ROPS 2015

International Academic Mobility: Towards a Concentration of the Minds in Europe, by Marijk van der Wende

Marijk van der Wende

The global competition and related international academic mobility in science and research is rising. Within this context, Europe faces quantitative skills shortages, including an estimate of between 800,000 and one million researchers. Within Europe skills imbalances and mismatches increase, with a growing divergence between countries and regions, in particular between the North and South, in terms of their ability to invest and attract human and financial capital for R&D.

Privatization and Access: The Chilean Higher Education Experiment and its Discontents, by Cristina González and Liliana Pedraja

Cristina González
Liliana Pedraja

President Barack Obama recently announced a proposal to eliminate tuition charges at community colleges so that everyone can easily complete the first two years of a university education.  At the same time, the administration is creating new regulations to curb the worst abuses of for-profit universities.  This suggests that the country has reached a turning point regarding access to higher education.  There is a practical limit to privatization, and the countries that have privatized their higher education systems most aggressively, such is the case of the United States, are now reac

Berkeley's New Approach to Global Engagement: Early and Current Efforts to Become More International, by Nicholas B. Dirks and Nils Gilman

Nicholas B. Dirks
Nils Gilman

This essay discusses past and current thinking about the globalization of higher education (from a U.S. point of view in particular) and a new model we are attempting to develop at the University of California, Berkeley. This essay begins with a brief narrative of the historical evolution of efforts to internationalize education, from the seventeenth century to the present day, before providing a schematic outline of efforts to create new models for the global university. From its earliest beginnings in the U.S. and elsewhere, higher education embodied important global dimensions.

The Growing Correlation Between Race and SAT Scores: New Findings from California by Saul Geiser

Saul Geiser

This paper presents new and surprising findings on the relationship between race and SAT scores. The findings are based on the population of California residents who applied for admission to the University of California from 1994 through 2011, a sample of over 1.1 million students. The UC data show that socioeconomic background factors – family income, parental education, and race/ethnicity – account for a large and growing share of the variance in students’ SAT scores over the past twenty years.

Restructuring Public Higher Education Governance to Succeed in a Highly Competitive Environment by James A. Hyatt

James A. Hyatt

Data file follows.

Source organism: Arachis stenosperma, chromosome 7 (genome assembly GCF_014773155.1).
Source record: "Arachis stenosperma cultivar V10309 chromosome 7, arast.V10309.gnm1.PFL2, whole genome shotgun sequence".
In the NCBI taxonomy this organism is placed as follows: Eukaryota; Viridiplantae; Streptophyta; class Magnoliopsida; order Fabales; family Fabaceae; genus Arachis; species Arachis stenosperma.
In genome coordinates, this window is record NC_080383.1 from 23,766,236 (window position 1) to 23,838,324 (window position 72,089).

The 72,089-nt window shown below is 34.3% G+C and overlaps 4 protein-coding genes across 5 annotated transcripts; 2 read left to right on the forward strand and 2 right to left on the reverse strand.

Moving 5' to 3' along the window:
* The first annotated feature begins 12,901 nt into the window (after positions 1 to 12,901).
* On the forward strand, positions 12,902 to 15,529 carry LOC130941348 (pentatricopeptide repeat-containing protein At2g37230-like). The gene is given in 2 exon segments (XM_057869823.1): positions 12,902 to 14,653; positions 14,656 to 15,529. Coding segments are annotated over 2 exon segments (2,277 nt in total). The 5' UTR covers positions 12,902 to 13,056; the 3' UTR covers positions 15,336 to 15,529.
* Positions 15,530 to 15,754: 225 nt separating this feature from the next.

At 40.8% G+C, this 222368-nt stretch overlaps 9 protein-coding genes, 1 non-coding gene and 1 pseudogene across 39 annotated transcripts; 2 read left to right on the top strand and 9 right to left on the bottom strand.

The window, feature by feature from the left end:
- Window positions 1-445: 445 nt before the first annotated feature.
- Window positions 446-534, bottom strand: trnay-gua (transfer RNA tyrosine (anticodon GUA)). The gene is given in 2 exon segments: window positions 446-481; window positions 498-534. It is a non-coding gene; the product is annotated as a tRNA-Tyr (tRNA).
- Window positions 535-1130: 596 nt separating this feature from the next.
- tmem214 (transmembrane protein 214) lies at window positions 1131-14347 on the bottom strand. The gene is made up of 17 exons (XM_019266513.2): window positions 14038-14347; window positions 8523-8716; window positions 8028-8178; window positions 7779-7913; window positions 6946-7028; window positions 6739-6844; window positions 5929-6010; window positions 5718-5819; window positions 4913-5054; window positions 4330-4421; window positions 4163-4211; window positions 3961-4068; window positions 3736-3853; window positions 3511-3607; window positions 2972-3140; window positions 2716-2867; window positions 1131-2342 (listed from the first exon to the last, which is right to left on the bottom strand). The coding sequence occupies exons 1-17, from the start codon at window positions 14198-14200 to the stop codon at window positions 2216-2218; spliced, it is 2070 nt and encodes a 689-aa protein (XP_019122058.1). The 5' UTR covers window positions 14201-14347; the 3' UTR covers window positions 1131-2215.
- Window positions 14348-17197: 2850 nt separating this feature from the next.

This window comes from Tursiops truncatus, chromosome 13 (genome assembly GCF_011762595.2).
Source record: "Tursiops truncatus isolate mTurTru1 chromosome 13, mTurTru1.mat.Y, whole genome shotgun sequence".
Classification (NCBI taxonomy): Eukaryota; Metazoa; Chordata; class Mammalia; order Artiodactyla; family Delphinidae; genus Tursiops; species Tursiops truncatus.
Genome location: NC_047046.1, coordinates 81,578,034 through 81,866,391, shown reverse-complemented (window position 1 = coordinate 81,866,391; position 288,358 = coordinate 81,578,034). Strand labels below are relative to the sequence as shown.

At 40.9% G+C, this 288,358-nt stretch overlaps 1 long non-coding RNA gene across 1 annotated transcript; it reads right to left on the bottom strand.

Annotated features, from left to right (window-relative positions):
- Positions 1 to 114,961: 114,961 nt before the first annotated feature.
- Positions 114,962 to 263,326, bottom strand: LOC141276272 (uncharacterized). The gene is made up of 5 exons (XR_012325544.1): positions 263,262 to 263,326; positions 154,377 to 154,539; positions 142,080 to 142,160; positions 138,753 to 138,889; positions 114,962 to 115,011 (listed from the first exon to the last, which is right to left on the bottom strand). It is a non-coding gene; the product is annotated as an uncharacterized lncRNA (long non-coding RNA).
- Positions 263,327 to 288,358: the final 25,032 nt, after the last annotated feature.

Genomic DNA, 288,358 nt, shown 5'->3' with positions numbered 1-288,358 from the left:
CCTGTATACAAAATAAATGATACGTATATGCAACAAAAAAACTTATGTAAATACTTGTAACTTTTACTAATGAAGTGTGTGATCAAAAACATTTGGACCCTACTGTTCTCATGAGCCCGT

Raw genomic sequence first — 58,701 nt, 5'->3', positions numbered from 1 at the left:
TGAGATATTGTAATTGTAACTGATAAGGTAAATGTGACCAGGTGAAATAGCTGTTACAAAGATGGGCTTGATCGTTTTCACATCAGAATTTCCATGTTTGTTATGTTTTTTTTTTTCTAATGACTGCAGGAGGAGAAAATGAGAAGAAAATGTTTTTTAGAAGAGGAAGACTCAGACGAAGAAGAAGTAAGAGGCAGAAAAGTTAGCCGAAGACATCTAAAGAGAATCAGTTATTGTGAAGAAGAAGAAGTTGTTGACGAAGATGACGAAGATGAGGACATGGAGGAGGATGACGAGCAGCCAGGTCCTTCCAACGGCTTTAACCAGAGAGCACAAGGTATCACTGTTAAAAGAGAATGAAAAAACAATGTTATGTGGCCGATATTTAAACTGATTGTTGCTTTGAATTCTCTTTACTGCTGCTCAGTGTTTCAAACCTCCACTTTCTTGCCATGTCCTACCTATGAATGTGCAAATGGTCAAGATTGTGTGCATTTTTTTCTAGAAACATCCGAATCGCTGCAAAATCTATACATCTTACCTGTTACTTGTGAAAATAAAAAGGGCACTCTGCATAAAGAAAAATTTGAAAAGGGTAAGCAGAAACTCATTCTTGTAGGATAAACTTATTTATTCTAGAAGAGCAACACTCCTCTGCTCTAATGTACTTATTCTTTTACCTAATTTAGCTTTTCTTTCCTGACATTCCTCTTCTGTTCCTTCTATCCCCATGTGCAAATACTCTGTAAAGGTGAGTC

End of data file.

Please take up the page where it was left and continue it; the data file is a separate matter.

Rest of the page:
Given diminished governmental support, competition from private counterparts, and public demands for access to services, public universities need to respond in an effective manner to take advantage of opportunities and meet the challenges of today’s highly competitive environment. A critical factor in meeting these challenges is the manner in which these institutions are governed.

Research University Spaces: The Multiple Purposes of an Undergraduate Education. Steven Brint. CSHE 9.15 (October 2015)

Steven G. Brint

Students, faculty, and the public expect undergraduate education in research universities to contribute to multiple developmental purposes.   While academic purposes remain pre-eminent, a singular focus on knowledge and skills development is no longer adequate.

LIBERALIZING THE ACADEMY: The Transformation Of Higher Education In the United States And Germany

Tobias Schulze-Cleven

Over the past two decades, public higher education has become widely recognized for its contribution to socio-economic adjustment. This paper probes its evolution in two large and affluent democracies, the United States and Germany, whose higher education systems represent distinct ideal types. The analysis argues that public authorities in both countries have liberalized their systems to spur innovation in the provision of higher education. Yet a broad convergence in associated market expansion has coincided with divergence in its modes and consequences.


Patricia A. Pelfrey

While British Romantic literature provides ample evidence of the pleasures of knowledge, it also reveals strong counter-evidence of its power to inflict a sense of intellectual impairment and diminution.  This Romantic ambivalence sprang from a complex of ideas and anxieties about the potentially corrosive effects of certain kinds of education and learning on the brain, damage that could diminish cognitive vigor and distort the inner experience of identity.  The collision between the image of the individual disempowered by knowledge and Enlightenment faith in its role as the engine of


John Aubrey Douglass

The University of California became a “public trust” in 1879 as part of a larger revision of California’s Constitution approved by California voters. The University henceforth gained the exclusive power to operate, control, and administer the University of California, becoming virtually a fourth branch of state government, a "constitutional corporation . . . equal and coordinate with the legislature, the judiciary and the executive.

The Liberal Arts and The University by Nicholas B. Dirks

Nicholas B. Dirks

As the University of California continues to face unprecedented challenges—from state disinvestment, to attempts by the legislature to wrest control of the university, to disruption brought on by new technology, to concerns, valid or otherwise, about the value of college—university leaders must return to fundamental questions about the purposes of higher education to guide us in our decision making.